AIR DEFENSE BALLISTIC MISSILE DEFENSE CIVIL DEFENSE
November - December 2005
AMERICAN STRATEGIC DEFENSE ASSOCIATION
“We’re relying upon others because we’ve sanctioned ourselves out of influence with Iran. In other words, we don’t have much leverage with the Iranians right now."
President George W. Bush, December 20, 2004
In This Issue:
As the year 2005 comes to a close, a careful review of the five ASDA Newsletters issued so far this year leads us to conclude that President Bush’s “quotable quote” of a year ago is still valid. So there it is at the top of the page.
The European Union and, specifically, Britain, France, and Germany, are still attempting to negotiate with Iran some arrangement that will assure the world that Tehran will not develop nuclear weapons. The Bush Administration still insists that it is not a party to these negotiations. On November 10, en route to the Middle East and Asia, Secretary of State Condoleezza Rice differed with an article in the New York Times that reported that the US and its European allies had approved a new offer to Iran. “There is no US-European proposal to the Iranians. I want to say that categorically. There isn’t and there won’t be.” Just why it is important to keep the US out of these negotiations when it is widely acknowledged that the US is working closely with the Europeans is not very clear. The Times obviously doesn’t understand it either.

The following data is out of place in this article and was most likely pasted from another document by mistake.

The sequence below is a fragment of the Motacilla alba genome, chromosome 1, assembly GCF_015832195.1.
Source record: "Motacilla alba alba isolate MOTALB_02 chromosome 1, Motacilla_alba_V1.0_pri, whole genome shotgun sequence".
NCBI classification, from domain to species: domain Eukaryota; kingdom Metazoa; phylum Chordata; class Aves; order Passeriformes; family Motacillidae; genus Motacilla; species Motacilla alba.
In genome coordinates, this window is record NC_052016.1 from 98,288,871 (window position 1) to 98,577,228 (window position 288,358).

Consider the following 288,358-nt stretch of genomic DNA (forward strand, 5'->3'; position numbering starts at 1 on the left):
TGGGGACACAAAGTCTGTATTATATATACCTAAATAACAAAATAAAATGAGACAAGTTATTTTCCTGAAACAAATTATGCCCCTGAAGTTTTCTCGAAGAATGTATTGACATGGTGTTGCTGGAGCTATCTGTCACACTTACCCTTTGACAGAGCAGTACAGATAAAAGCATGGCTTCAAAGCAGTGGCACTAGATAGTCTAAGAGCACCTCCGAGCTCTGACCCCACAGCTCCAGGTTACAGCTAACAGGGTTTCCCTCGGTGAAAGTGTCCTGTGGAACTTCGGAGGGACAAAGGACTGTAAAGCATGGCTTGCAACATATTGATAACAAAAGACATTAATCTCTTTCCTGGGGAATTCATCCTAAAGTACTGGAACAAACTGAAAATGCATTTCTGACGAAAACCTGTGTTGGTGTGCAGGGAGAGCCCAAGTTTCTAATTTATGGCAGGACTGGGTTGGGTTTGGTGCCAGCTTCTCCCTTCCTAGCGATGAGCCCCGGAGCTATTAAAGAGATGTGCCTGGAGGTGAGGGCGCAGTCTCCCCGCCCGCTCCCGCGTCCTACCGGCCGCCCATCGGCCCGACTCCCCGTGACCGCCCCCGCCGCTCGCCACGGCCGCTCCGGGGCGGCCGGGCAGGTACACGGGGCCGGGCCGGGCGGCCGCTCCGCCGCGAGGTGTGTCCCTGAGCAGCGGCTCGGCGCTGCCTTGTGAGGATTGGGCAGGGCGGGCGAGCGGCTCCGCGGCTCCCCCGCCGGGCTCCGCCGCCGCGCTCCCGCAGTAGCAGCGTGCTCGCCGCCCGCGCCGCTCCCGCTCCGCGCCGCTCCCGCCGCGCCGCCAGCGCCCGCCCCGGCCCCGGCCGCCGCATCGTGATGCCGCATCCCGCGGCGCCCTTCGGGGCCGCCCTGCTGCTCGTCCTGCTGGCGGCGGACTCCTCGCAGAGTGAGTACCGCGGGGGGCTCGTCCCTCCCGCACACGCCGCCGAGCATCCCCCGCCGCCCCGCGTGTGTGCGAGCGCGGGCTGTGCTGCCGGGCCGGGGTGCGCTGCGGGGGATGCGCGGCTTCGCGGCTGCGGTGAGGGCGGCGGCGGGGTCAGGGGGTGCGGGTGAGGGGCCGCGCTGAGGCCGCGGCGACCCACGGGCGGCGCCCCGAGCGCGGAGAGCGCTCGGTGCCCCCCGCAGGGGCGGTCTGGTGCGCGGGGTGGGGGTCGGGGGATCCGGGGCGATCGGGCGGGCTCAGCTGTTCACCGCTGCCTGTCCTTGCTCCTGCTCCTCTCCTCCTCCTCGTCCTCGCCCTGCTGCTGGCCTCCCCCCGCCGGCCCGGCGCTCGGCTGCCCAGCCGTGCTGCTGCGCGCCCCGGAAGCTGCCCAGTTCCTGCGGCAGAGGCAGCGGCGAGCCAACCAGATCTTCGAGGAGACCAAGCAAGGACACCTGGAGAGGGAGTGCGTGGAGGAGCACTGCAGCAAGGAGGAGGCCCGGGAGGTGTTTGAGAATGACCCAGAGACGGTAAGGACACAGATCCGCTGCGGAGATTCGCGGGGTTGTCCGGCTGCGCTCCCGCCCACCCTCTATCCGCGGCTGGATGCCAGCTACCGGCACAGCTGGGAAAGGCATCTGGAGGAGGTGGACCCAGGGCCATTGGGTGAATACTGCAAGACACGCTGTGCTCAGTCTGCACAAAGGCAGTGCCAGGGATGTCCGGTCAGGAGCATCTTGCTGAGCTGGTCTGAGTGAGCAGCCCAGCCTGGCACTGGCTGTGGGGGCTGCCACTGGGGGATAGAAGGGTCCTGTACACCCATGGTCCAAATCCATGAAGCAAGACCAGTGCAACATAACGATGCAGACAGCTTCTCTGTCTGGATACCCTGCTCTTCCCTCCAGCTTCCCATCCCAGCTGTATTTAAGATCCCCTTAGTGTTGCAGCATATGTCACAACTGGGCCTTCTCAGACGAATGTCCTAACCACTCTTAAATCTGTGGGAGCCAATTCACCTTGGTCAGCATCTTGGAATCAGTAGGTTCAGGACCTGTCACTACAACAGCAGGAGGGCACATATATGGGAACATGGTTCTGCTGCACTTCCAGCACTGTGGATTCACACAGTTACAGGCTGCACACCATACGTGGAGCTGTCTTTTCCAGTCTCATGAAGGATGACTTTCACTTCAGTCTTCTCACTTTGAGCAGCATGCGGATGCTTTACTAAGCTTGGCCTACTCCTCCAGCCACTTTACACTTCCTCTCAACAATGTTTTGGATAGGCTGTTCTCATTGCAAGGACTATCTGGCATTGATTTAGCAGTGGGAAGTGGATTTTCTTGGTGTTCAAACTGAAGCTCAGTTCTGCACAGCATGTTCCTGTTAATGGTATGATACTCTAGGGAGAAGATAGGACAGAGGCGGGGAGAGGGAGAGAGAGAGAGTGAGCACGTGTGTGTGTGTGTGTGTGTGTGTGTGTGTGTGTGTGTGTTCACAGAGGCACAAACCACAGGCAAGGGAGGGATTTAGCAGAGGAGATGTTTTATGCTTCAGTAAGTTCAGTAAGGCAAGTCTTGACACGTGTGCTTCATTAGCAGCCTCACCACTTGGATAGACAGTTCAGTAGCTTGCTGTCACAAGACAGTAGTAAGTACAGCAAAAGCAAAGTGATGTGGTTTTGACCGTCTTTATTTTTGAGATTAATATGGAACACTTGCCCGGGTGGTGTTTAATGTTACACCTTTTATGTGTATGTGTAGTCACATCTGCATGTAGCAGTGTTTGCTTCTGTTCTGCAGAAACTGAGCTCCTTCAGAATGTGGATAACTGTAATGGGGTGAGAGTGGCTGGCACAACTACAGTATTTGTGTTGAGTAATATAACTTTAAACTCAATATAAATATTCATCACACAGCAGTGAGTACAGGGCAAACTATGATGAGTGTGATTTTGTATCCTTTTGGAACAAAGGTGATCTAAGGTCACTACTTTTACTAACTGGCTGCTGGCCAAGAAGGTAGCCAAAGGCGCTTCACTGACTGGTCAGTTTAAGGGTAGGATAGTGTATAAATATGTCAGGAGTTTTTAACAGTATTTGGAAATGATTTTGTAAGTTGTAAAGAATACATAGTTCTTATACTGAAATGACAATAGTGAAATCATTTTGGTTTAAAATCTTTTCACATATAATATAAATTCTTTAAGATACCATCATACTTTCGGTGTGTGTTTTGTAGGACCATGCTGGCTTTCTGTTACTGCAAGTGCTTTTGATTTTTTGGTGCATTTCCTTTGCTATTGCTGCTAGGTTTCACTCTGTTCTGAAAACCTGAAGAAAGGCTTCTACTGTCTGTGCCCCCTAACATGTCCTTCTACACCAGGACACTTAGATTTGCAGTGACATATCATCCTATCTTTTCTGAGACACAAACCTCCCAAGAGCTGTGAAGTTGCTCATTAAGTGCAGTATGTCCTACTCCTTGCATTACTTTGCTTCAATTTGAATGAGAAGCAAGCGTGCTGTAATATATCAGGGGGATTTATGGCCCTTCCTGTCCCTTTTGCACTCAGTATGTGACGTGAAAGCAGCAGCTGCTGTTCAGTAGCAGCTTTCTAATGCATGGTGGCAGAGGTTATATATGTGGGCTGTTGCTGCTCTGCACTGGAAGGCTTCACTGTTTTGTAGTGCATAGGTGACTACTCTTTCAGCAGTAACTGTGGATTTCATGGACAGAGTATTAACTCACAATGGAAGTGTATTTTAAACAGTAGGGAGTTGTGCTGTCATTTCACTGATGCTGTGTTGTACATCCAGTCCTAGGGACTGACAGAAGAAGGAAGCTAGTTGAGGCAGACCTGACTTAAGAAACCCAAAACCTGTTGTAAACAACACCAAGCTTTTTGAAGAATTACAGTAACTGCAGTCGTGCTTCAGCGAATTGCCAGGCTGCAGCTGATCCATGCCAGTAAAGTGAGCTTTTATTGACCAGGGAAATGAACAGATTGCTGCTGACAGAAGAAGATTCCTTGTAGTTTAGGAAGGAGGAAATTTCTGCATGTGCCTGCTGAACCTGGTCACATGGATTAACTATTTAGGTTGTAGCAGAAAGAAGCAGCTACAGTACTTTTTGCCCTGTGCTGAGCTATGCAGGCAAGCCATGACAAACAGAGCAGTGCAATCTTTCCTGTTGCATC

The new development in the negotiations with the Iranian mullahs is that Russia has offered or proposed to have the uranium enrichment for Iran’s proposed nuclear reactors done in a Russian facility. If one can trust Russia to exert strict controls over the degree of enrichment, moving the process to Russia would allay the concerns over the Iranian nuclear program. Iran has insisted that it needs a peaceful nuclear power capability. The US and EU suspect that the Iranian government really wants to obtain a nuclear weapon capability. The opportunity to cheat lies in the enrichment process, as weapons-grade uranium must be much more highly enriched than is needed for nuclear power plant fuel. On November 18, only a week after Condoleezza Rice put distance between the US and the negotiations, Presidents Bush and Putin met in South Korea to discuss the Russian offer. The two leaders were there to attend the annual Asian economic summit. After discussing the issue, Bush gave his approval to the